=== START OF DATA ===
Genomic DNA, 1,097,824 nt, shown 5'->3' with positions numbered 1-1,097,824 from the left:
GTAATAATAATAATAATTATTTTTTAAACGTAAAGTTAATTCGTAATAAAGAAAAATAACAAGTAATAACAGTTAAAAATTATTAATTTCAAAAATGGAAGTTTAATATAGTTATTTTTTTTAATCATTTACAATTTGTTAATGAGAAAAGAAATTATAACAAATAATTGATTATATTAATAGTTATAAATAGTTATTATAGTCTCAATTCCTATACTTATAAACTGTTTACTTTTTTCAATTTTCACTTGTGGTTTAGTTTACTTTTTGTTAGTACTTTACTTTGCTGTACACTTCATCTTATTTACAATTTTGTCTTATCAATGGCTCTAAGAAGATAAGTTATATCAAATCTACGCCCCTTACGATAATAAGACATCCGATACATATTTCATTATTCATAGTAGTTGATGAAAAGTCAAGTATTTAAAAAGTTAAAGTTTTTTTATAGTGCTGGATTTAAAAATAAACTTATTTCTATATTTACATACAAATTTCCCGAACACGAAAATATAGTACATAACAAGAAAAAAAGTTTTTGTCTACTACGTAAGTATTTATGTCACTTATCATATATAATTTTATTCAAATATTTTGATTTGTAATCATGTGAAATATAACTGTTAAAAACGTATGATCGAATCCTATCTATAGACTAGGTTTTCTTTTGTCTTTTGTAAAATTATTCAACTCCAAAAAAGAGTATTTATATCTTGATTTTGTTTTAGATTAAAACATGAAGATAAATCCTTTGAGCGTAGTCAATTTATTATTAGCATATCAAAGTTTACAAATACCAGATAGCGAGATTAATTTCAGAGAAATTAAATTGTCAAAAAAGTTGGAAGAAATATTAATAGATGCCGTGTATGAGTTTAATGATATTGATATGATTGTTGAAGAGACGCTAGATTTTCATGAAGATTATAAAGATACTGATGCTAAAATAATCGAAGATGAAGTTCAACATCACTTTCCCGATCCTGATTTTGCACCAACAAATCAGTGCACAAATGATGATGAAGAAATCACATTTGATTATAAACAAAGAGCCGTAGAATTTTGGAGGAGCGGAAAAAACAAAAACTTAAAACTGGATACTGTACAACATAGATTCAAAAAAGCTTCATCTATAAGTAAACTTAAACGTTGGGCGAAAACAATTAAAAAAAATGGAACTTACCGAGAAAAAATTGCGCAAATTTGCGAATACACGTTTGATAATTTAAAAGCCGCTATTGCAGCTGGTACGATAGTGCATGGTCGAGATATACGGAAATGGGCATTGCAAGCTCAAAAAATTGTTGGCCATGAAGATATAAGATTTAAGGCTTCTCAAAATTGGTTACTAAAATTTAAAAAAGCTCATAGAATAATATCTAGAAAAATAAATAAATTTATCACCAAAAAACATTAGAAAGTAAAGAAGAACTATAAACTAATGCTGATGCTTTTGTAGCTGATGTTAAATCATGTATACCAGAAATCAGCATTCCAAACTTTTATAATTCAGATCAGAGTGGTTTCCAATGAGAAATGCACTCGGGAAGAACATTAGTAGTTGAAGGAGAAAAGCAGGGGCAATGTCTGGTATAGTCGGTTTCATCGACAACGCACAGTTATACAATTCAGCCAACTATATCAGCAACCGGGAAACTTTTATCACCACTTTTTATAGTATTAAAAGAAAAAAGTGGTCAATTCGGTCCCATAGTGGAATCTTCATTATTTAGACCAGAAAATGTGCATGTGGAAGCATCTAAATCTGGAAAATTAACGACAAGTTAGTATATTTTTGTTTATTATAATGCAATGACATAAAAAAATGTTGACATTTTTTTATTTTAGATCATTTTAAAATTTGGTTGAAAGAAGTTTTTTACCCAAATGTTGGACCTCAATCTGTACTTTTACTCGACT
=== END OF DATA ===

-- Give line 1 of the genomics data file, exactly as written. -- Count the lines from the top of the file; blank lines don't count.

Genomic DNA, 1,097,824 nt, shown 5'->3' with positions numbered 1-1,097,824 from the left: